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Archive for August, 2009

This summer, as a featured outreach program of Spiritual Directors International, more work on the inter-faith bridge was accomplished…

Bridges to Understanding: Multifaith and Interfaith Spiritual Direction
July 20-24, 2009
Saint Michael’s College, Colchester, Vermont, USA
[http://www.sdiworld.org/events/spiritual-directors-international-outreach/
bridges-to-understanding.html]

Program
As descendants of Abraham, people who walk Jewish, Christian, and Islamic spiritual paths are challenged to develop a greater understanding of one another, and cultivate dialogues that can lead to new and deeper perspective on one’s own religious tradition. Bridges to Understanding is a unique opportunity to engage with leaders who have extensive experience in Interfaith spiritual formation. You will not only learn about the wisdom that lies at the roots of Abrahamic spiritual traditions, but also explore the practical applications this provides for ministry and service.

The week-long experiential workshop is suitable for spiritual directors, pastoral counselors, ministers, chaplains, educators, spiritual seekers and those engaged in authentic efforts to support spiritual development and formation within their faith tradition and with people from other traditions.

The presenters included spiritual directors from different backgrounds, (SDI, Catholic, Sufi, Rabbinic).

See speakers’ bios here:

Summer 2009 Workshop
Graduate Theology and Pastoral Ministry
Saint Michael’s College
[http://www.smcvt.edu/graduate/programs/gth/summerworkshop.asp]

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Talk about a muddy swamp mixture of religion…

It was hailed as The Emerging Church: First-Ever Catholic-Emergent Conference (see here):

Friday March 20, 2009 – Sunday March 22, 2009 from 8:00pm – 11:00pm
Center for Action and Contemplation
P.O. Box 12464
Albuquerque, New Mexico 87195 Get Directions
The Center for Action and Contemplation (CAC) in Albuquerque, New Mexico, will be hosting the first-ever Catholic-Emergent conference, March 20-22, 2009.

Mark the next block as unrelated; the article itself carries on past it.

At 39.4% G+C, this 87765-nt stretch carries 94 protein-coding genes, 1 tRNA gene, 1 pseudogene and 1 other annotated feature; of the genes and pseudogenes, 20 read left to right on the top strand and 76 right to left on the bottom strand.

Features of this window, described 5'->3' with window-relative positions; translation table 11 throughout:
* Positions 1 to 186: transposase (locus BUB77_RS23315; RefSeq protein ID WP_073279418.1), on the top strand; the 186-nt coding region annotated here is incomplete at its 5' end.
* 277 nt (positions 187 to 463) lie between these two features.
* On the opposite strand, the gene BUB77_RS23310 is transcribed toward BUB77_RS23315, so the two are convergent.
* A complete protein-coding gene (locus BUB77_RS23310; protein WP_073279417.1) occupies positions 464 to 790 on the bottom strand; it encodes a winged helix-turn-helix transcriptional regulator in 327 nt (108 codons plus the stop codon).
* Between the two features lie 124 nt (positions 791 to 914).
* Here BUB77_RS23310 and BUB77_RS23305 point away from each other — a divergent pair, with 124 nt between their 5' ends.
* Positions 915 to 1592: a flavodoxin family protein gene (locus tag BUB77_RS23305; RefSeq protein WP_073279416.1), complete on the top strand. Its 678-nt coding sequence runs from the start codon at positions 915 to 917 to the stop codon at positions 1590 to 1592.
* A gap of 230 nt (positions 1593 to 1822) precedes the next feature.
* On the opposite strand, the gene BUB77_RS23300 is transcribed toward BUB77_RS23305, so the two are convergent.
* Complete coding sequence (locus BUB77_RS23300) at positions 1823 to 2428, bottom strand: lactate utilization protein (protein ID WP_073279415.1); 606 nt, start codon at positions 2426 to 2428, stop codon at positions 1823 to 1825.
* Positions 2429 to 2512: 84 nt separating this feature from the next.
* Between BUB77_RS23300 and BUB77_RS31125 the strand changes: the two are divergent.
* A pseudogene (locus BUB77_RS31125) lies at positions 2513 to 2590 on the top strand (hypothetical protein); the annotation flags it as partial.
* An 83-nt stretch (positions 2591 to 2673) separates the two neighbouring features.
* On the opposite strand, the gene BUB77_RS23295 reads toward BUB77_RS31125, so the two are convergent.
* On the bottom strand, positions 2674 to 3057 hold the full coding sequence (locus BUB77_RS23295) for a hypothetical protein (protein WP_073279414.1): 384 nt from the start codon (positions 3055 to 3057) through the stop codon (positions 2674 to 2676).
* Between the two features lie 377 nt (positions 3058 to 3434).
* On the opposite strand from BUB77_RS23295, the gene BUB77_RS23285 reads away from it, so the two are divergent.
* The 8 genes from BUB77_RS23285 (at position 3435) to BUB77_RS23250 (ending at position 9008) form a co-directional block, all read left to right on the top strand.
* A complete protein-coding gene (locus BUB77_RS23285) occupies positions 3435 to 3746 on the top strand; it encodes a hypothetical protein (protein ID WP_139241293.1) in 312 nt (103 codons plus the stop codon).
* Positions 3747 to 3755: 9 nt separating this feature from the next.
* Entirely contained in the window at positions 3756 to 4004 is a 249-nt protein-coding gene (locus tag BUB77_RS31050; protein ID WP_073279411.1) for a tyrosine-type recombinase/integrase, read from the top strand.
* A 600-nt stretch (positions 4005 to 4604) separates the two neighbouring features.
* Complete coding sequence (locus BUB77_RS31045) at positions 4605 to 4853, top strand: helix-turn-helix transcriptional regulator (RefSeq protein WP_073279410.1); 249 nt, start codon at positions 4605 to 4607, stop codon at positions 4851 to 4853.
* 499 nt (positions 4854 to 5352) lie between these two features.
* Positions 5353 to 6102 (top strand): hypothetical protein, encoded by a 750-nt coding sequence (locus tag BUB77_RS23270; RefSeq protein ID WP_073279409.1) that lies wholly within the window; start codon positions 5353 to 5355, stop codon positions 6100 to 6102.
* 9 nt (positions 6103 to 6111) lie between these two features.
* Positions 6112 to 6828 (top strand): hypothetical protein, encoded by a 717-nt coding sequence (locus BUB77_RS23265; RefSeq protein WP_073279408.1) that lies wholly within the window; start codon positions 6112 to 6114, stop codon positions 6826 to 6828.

According to the CAC, “The conversation about the emerging church has been attracting a broad array of Christians — progressive Evangelicals and mainline Protestants along with some Roman Catholics — but this will be the first gathering to be planned and hosted by a team of Catholic and Protestant leaders working together for the good of the church at large. There will also be a post-conference for those who want to develop vehicles for deepening and sustaining the emerging energy for Gospel-centered justice, contemplation, and community.”

And that’s not all who was involved in the convergence frappe:

Mennonite pastor presides at mass worship
by Gordon Houser

NEWTON, Kan.—Anita Amstutz, pastor of Albuquerque (N.M.) Mennonite Church, presided at the closing worship of the March 20-22 conference “The Emerging Church: Conversations, Convergence and Action,” sponsored by the Center for Action and Contemplation (CAC) in Albuquerque. Almost 1,000 people attended the conference, which included speakers Brian McLaren, Phyllis Tickle and Shane Claiborne. About 25 Mennonites attended. (…)

For more, click here:

http://www.themennonite.org/issues/12-8/articles/Mennonite_pastor_presides_at_mass_worship

– – – – – – – – – –

Read what Phyllis Tickle teaches:

CHRISTIANITY 21 AND ALLEGED INNOVATIVE VOICES IN THE FAITH: PHYLLIS TICKLE
http://apprising.org/2009/05/christianity-21-and-alleged-innovative-voices-in-the-faith-phyllis-tickle/

Read more about the Phyllis Tickle and the Convergence here:

PHYLLIS TICKLE AND THE GREAT EMERGENCE TO INFECT CANADA
http://apprising.org/2009/07/phyllis-tickle-and-the-great-emergence-to-infect-canada/

Read about the muddy spirituality of Brian McLaren here:

Brian McLaren – New Age/Mystic/Contemplative
http://www.lighthousetrailsresearch.com/brianmclaren.htm

Read about Richard Rohr here:

RICHARD ROHR: FOUR PHASES OF EMERGENCE CHRISTIANTY
http://apprising.org/2009/03/richard-rohr-four-phases-of-emergence-christianty/

And here:

Mystic Madness
http://www.apostasyalert.org/REFLECTIONS/mystic.htm

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Are the US Mennonite Brethren promoting the controversial book called The Shack?

The following is from a recent (June) Christian Leader Magazine article:

Reading “The Shack”
A bestseller prompts us to rethink God
http://www.usmb.org/reading-the-shack